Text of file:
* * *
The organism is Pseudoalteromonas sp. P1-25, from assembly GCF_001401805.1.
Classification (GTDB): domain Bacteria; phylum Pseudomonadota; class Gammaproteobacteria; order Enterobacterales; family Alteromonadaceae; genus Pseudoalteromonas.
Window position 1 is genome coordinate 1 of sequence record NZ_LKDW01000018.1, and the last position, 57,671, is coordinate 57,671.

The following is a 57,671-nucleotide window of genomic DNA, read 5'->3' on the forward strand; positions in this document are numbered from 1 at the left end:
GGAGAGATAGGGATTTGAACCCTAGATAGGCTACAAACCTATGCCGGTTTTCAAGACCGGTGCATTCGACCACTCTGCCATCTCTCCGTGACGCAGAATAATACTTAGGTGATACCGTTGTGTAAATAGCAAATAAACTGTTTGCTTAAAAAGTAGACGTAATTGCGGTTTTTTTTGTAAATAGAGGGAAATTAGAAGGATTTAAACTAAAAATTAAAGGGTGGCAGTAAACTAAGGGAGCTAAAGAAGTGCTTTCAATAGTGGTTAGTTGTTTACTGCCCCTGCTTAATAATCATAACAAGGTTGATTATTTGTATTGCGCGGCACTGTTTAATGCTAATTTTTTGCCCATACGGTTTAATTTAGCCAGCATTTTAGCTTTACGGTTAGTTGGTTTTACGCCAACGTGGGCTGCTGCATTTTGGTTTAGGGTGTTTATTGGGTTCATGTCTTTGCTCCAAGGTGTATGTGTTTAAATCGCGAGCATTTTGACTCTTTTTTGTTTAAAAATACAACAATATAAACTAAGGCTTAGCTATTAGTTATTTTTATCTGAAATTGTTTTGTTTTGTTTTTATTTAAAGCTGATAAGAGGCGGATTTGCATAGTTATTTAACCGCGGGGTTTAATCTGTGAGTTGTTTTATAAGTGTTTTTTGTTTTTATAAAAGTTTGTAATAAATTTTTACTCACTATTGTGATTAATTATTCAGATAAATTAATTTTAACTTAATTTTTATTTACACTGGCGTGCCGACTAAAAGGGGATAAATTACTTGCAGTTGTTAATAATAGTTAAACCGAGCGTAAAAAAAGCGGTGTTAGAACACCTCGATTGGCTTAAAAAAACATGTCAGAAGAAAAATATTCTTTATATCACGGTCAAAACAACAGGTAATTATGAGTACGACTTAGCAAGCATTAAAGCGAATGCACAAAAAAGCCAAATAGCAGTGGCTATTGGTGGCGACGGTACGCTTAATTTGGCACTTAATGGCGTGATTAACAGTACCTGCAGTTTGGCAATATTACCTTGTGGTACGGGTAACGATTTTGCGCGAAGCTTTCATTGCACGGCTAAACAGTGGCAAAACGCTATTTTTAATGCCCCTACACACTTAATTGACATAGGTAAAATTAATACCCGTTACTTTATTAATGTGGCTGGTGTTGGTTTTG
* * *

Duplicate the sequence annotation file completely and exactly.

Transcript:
The organism is Pseudoalteromonas sp. P1-25, from assembly GCF_001401805.1.
Classification (GTDB): domain Bacteria; phylum Pseudomonadota; class Gammaproteobacteria; order Enterobacterales; family Alteromonadaceae; genus Pseudoalteromonas.
Window position 1 is genome coordinate 1 of sequence record NZ_LKDW01000018.1, and the last position, 57,671, is coordinate 57,671.

The following is a 57,671-nucleotide window of genomic DNA, read 5'->3' on the forward strand; positions in this document are numbered from 1 at the left end:
GGAGAGATAGGGATTTGAACCCTAGATAGGCTACAAACCTATGCCGGTTTTCAAGACCGGTGCATTCGACCACTCTGCCATCTCTCCGTGACGCAGAATAATACTTAGGTGATACCGTTGTGTAAATAGCAAATAAACTGTTTGCTTAAAAAGTAGACGTAATTGCGGTTTTTTTTGTAAATAGAGGGAAATTAGAAGGATTTAAACTAAAAATTAAAGGGTGGCAGTAAACTAAGGGAGCTAAAGAAGTGCTTTCAATAGTGGTTAGTTGTTTACTGCCCCTGCTTAATAATCATAACAAGGTTGATTATTTGTATTGCGCGGCACTGTTTAATGCTAATTTTTTGCCCATACGGTTTAATTTAGCCAGCATTTTAGCTTTACGGTTAGTTGGTTTTACGCCAACGTGGGCTGCTGCATTTTGGTTTAGGGTGTTTATTGGGTTCATGTCTTTGCTCCAAGGTGTATGTGTTTAAATCGCGAGCATTTTGACTCTTTTTTGTTTAAAAATACAACAATATAAACTAAGGCTTAGCTATTAGTTATTTTTATCTGAAATTGTTTTGTTTTGTTTTTATTTAAAGCTGATAAGAGGCGGATTTGCATAGTTATTTAACCGCGGGGTTTAATCTGTGAGTTGTTTTATAAGTGTTTTTTGTTTTTATAAAAGTTTGTAATAAATTTTTACTCACTATTGTGATTAATTATTCAGATAAATTAATTTTAACTTAATTTTTATTTACACTGGCGTGCCGACTAAAAGGGGATAAATTACTTGCAGTTGTTAATAATAGTTAAACCGAGCGTAAAAAAAGCGGTGTTAGAACACCTCGATTGGCTTAAAAAAACATGTCAGAAGAAAAATATTCTTTATATCACGGTCAAAACAACAGGTAATTATGAGTACGACTTAGCAAGCATTAAAGCGAATGCACAAAAAAGCCAAATAGCAGTGGCTATTGGTGGCGACGGTACGCTTAATTTGGCACTTAATGGCGTGATTAACAGTACCTGCAGTTTGGCAATATTACCTTGTGGTACGGGTAACGATTTTGCGCGAAGCTTTCATTGCACGGCTAAACAGTGGCAAAACGCTATTTTTAATGCCCCTACACACTTAATTGACATAGGTAAAATTAATACCCGTTACTTTATTAATGTGGCTGGTGTTGGTTTTG